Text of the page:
Compared to physicians who didn’t receive any payments, those who received payments for meals and lodging from a drug manufacturer had higher odds of prescribing that company’s particular drug for certain cancers, reported Aaron Mitchell, MD, and colleagues in JAMA Internal Medicine.
April 9, 2018
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Physicians who received payment from pharmaceutical companies for meals, talks and travel were more likely to prescribe those companies’ drugs for two cancer types, a University of North Carolina Lineberger Comprehensive Cancer Center-led study has found.
The study was published Monday in the Journal of the American Medical Association Internal Medicine. The preliminary findings were presented last year at the American Society of Clinical Oncology’s Annual Meeting.
“The main takeaway is that oncologists who received money from a pharmaceutical company were more likely to choose that company’s drug the following year,” said Aaron Mitchell, MD, a fellow in the UNC School of Medicine Division of Hematology & Oncology, and the study’s lead author.
For the study, researchers analyzed prescriptions for Medicare patients with two cancers where there are multiple treatment options: metastatic renal cell cancer (kidney cancer), and chronic myeloid leukemia, a blood cancer.
The researchers used publicly available data from 2013 to 2014 that was reported through Open Payments, a provision of the federal Patient Protection and Affordable Care Act that required U.S. drug and device manufacturers to disclose transfers of financial value greater than $10 to physicians and teaching hospitals.
Compared to physicians who didn’t receive any payments, those who received general payments for meals and lodging from a drug manufacturer had higher odds of prescribing that company’s particular drug for metastatic renal cell carcinoma and for chromic myeloid leukemia. For metastatic renal cell cancer, physicians who received any general payment in 2013 had twice the odds of prescribing that company’s drug, and for chronic myeloid leukemia physicians who received any general payment had 29 percent higher odds of prescribing that company’s drug.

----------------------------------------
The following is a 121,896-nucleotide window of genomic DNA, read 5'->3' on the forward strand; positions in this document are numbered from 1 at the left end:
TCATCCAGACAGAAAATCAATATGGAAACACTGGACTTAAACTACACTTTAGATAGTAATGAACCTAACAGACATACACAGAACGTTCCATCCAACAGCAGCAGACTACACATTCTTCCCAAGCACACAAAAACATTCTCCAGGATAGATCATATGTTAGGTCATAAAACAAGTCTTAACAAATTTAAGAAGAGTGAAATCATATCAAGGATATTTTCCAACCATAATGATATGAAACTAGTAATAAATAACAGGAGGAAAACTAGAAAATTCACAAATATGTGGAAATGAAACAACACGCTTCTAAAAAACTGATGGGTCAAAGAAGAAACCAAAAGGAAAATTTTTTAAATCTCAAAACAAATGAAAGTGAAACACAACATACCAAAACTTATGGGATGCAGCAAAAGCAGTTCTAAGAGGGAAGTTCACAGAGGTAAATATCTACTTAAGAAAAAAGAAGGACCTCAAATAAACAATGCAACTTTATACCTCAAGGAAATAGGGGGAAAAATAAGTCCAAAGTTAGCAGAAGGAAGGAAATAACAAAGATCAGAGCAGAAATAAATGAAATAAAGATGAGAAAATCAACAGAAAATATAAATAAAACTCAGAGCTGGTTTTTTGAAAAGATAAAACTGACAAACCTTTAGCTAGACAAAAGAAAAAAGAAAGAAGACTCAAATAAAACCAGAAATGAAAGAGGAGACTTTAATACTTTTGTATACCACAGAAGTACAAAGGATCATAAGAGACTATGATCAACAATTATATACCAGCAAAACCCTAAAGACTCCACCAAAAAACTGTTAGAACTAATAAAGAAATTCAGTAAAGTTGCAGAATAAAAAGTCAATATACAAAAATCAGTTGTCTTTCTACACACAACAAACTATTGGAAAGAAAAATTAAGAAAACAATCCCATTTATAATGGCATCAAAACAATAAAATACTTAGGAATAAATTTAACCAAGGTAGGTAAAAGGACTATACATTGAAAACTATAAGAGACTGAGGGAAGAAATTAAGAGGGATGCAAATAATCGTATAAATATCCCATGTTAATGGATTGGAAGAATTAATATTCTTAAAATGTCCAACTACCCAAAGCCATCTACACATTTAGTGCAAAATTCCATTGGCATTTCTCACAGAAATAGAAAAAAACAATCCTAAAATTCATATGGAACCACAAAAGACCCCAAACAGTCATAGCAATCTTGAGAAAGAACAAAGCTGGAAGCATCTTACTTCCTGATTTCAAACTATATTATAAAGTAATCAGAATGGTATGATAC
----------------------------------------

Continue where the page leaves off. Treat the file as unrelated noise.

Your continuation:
The researchers did not find a consistent relationship for physicians who received payments from pharmaceutical companies solely for research.
An analysis of the data by individual drug type found a statistically significant decrease in the use of the leukemia treatment imatinib when physicians received payments. The same manufacturer made both imatinib and another treatment, nilotinib, Mitchell said. Since imatinib was about to lose its patent protection, the authors interpreted this finding to mean that payments from this company have been oriented towards “switching” physicians from the older drug imatinib to the newer drug nilotinib.
The researchers said the “proof-of-principle” study was meant to investigate whether there was an association between industry payments and prescriptions for cancer care, but researchers caution that it does not show a cause-and-effect relationship.
The study was supported by a National Research Service Award Post-Doctoral Traineeship from the Agency for Healthcare Research and Quality with the Cecil G. Sheps Center for Health Services Research at the University of North Carolina at Chapel Hill, and the American Cancer Society.
In addition to Aaron Mitchell, other authors include Aaron N. Winn, MPP, formerly a PhD candidate in the Department of Health Policy and Management at UNC Gillings School and now an Assistant Professor at University of Wisconsin, and Stacie Dusetzina, PhD, formerly of UNC Lineberger and now of the Vanderbilt University School of Medicine.